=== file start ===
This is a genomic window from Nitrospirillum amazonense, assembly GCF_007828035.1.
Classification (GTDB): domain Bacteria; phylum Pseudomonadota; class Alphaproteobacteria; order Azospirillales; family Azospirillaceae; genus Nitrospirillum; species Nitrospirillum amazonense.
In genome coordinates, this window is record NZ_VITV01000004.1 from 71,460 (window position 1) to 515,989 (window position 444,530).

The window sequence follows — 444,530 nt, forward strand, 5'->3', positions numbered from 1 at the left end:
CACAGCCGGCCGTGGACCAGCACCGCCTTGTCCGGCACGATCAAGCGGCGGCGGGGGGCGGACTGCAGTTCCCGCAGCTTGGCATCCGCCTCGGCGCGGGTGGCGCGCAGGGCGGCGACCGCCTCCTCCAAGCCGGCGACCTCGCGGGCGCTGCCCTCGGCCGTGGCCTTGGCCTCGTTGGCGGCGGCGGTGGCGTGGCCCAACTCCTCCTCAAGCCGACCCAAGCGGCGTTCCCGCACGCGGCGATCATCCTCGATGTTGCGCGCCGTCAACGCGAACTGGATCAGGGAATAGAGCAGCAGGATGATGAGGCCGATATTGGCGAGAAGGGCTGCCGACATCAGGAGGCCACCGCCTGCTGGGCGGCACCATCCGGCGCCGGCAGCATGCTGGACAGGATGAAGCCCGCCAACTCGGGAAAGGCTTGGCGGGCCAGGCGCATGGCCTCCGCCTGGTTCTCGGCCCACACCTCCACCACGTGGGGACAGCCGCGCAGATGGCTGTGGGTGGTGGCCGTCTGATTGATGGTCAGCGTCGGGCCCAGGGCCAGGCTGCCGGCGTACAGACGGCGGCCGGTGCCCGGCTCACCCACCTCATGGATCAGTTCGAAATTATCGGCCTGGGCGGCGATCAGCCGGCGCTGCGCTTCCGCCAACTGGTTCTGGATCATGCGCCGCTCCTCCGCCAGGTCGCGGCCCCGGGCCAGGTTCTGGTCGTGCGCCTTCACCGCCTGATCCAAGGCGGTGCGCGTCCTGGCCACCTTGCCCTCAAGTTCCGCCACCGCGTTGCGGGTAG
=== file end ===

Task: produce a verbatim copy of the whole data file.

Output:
This is a genomic window from Nitrospirillum amazonense, assembly GCF_007828035.1.
Classification (GTDB): domain Bacteria; phylum Pseudomonadota; class Alphaproteobacteria; order Azospirillales; family Azospirillaceae; genus Nitrospirillum; species Nitrospirillum amazonense.
In genome coordinates, this window is record NZ_VITV01000004.1 from 71,460 (window position 1) to 515,989 (window position 444,530).

The window sequence follows — 444,530 nt, forward strand, 5'->3', positions numbered from 1 at the left end:
CACAGCCGGCCGTGGACCAGCACCGCCTTGTCCGGCACGATCAAGCGGCGGCGGGGGGCGGACTGCAGTTCCCGCAGCTTGGCATCCGCCTCGGCGCGGGTGGCGCGCAGGGCGGCGACCGCCTCCTCCAAGCCGGCGACCTCGCGGGCGCTGCCCTCGGCCGTGGCCTTGGCCTCGTTGGCGGCGGCGGTGGCGTGGCCCAACTCCTCCTCAAGCCGACCCAAGCGGCGTTCCCGCACGCGGCGATCATCCTCGATGTTGCGCGCCGTCAACGCGAACTGGATCAGGGAATAGAGCAGCAGGATGATGAGGCCGATATTGGCGAGAAGGGCTGCCGACATCAGGAGGCCACCGCCTGCTGGGCGGCACCATCCGGCGCCGGCAGCATGCTGGACAGGATGAAGCCCGCCAACTCGGGAAAGGCTTGGCGGGCCAGGCGCATGGCCTCCGCCTGGTTCTCGGCCCACACCTCCACCACGTGGGGACAGCCGCGCAGATGGCTGTGGGTGGTGGCCGTCTGATTGATGGTCAGCGTCGGGCCCAGGGCCAGGCTGCCGGCGTACAGACGGCGGCCGGTGCCCGGCTCACCCACCTCATGGATCAGTTCGAAATTATCGGCCTGGGCGGCGATCAGCCGGCGCTGCGCTTCCGCCAACTGGTTCTGGATCATGCGCCGCTCCTCCGCCAGGTCGCGGCCCCGGGCCAGGTTCTGGTCGTGCGCCTTCACCGCCTGATCCAAGGCGGTGCGCGTCCTGGCCACCTTGCCCTCAAGTTCCGCCACCGCGTTGCGGGTAG